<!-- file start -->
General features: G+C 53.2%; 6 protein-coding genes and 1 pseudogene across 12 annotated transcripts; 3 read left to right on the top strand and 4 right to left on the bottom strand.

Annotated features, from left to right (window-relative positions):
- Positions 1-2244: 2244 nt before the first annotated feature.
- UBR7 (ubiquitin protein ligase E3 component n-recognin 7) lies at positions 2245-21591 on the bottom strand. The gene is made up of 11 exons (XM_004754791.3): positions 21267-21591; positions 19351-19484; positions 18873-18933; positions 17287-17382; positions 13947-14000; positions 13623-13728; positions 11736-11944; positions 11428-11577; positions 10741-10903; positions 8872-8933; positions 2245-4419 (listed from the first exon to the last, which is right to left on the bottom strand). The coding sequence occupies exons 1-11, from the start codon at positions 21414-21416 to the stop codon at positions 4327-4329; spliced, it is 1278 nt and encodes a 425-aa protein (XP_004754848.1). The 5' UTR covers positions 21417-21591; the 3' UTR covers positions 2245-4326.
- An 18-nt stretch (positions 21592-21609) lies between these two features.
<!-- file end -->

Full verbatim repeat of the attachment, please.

General features: G+C 53.2%; 6 protein-coding genes and 1 pseudogene across 12 annotated transcripts; 3 read left to right on the top strand and 4 right to left on the bottom strand.

Annotated features, from left to right (window-relative positions):
- Positions 1-2244: 2244 nt before the first annotated feature.
- UBR7 (ubiquitin protein ligase E3 component n-recognin 7) lies at positions 2245-21591 on the bottom strand. The gene is made up of 11 exons (XM_004754791.3): positions 21267-21591; positions 19351-19484; positions 18873-18933; positions 17287-17382; positions 13947-14000; positions 13623-13728; positions 11736-11944; positions 11428-11577; positions 10741-10903; positions 8872-8933; positions 2245-4419 (listed from the first exon to the last, which is right to left on the bottom strand). The coding sequence occupies exons 1-11, from the start codon at positions 21414-21416 to the stop codon at positions 4327-4329; spliced, it is 1278 nt and encodes a 425-aa protein (XP_004754848.1). The 5' UTR covers positions 21417-21591; the 3' UTR covers positions 2245-4326.
- An 18-nt stretch (positions 21592-21609) lies between these two features.